Today’s report by the Education Policy Institute (EPI) examining new data on access to specialist treatment for children and young people with mental health problems, and the waiting times they face, is indicative of the high threshold of eligibility criteria referrals must meet.
The report states over a quarter (26.3 per cent) of children referred to specialist mental health services were not accepted in 2016-17.
This also, no doubt, correlates with the limited and stretched resources services must work with due to reduced funding from central government. Long waiting times are also symptomatic of this.
The report also highlights the negative impact that the scarcity of prevention and early intervention services for children and young people is having on mainstream services.
BASW is calling for serious financial investment; better co-ordination of services; standardised referral processes and appropriate training for professionals (across the public, private and voluntary sectors).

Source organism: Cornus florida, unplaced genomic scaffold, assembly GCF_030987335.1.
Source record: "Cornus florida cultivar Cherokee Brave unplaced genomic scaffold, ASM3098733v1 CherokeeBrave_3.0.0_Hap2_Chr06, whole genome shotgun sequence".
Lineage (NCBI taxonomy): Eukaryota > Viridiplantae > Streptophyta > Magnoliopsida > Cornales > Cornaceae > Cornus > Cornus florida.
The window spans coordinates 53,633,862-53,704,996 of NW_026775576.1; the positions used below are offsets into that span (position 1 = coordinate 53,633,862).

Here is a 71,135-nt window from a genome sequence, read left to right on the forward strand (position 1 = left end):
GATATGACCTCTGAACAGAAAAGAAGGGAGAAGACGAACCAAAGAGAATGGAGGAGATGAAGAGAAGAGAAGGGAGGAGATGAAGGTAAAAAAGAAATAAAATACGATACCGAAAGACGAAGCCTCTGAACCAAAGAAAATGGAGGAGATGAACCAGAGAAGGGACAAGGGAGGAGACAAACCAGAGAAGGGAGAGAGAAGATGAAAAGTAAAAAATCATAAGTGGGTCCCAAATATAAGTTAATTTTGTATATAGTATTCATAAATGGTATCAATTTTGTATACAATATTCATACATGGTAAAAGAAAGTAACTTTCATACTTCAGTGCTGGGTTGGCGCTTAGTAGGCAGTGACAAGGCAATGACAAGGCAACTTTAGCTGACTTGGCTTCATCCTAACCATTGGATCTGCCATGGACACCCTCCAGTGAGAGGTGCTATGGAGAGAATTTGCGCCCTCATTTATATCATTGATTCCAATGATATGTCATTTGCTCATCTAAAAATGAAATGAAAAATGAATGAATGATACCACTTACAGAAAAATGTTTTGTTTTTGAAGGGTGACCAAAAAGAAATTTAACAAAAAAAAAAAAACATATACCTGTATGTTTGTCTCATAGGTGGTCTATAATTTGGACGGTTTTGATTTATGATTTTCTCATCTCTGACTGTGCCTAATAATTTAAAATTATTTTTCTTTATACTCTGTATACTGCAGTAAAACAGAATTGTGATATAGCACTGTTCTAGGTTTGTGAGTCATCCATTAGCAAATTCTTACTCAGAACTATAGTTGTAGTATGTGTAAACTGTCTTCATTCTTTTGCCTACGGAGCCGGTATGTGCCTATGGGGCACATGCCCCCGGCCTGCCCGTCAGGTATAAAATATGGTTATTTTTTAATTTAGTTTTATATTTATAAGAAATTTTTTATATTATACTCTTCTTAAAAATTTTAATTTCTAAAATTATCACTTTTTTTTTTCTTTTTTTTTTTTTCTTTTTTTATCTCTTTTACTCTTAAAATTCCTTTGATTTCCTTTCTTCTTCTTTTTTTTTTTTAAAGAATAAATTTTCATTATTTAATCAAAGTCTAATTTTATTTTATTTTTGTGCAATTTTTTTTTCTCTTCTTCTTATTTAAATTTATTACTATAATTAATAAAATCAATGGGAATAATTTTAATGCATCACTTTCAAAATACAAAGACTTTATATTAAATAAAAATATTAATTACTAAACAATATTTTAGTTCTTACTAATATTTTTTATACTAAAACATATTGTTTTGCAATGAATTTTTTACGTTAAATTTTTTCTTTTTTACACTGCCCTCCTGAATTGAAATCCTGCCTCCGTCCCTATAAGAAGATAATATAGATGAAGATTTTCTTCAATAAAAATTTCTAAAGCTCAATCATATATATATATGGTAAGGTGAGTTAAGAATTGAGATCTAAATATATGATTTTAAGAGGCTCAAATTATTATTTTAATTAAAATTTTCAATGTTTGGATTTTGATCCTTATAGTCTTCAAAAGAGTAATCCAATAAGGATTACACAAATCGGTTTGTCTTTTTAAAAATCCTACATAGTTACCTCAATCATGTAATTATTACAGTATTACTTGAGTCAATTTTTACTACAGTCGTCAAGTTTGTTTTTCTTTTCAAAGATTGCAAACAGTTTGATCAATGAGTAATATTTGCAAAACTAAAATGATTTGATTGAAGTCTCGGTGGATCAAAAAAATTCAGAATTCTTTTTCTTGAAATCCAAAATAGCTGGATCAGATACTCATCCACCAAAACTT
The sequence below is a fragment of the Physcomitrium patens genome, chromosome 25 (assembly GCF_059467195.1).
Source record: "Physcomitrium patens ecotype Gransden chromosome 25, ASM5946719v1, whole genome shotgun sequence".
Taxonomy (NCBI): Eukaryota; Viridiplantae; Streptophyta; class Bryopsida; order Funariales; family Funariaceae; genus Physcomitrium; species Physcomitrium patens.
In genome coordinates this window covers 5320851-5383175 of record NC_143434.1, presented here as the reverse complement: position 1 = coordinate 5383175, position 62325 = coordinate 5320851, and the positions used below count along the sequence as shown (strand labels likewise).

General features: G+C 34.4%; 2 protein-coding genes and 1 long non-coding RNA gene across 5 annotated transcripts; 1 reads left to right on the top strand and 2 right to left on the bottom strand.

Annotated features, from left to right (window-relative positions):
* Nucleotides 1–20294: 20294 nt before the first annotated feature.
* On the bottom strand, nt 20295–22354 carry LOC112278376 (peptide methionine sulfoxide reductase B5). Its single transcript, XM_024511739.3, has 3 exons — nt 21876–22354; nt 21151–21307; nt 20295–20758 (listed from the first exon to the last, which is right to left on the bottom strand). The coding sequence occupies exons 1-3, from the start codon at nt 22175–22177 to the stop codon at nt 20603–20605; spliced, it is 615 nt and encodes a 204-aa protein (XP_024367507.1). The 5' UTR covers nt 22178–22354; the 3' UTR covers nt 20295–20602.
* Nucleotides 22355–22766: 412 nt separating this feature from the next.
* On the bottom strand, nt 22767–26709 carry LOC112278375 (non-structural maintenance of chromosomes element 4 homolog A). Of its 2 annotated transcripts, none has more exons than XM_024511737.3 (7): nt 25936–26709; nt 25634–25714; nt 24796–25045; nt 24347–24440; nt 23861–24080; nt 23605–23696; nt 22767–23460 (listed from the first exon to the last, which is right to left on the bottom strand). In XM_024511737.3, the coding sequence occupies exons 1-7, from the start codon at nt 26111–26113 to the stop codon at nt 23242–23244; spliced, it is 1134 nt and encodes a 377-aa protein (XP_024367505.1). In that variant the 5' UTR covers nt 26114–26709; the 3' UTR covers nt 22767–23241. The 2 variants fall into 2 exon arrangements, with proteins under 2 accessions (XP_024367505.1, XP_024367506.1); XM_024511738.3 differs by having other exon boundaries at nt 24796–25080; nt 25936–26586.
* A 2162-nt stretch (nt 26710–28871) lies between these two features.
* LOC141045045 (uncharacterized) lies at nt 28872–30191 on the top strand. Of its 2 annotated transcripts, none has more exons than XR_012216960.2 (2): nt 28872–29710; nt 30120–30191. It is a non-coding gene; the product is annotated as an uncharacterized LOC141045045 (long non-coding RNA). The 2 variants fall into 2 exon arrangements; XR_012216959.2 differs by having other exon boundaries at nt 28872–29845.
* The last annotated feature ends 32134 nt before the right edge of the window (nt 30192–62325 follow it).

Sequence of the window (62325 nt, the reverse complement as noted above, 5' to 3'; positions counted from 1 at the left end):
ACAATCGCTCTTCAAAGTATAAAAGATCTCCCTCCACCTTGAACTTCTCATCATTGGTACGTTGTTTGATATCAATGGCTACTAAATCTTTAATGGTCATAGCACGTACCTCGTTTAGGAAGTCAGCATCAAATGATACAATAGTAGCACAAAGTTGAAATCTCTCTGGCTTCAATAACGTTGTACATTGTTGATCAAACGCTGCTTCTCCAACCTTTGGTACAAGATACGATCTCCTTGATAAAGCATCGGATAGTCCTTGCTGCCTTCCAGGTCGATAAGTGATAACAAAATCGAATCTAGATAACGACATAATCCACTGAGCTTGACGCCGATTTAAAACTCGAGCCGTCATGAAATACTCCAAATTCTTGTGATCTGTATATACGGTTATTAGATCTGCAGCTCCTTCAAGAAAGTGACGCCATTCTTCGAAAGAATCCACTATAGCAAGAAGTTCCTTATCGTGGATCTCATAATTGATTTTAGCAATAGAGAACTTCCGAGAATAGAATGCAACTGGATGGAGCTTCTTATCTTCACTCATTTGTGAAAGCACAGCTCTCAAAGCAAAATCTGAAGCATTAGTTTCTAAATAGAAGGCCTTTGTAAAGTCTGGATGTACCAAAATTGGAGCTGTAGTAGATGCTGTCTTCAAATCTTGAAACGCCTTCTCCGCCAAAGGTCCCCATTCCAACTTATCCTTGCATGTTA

A renewed energy and focus is imperative to improve the early intervention and preventative provisions available in our communities’ – otherwise we risk exacerbating the conditions of children and young people and their reliance on the mental health system.
BASW is currently working with an All-Party Parliamentary Group with a wider focus on mental health, but also specifically on children’s and adolescent mental health services.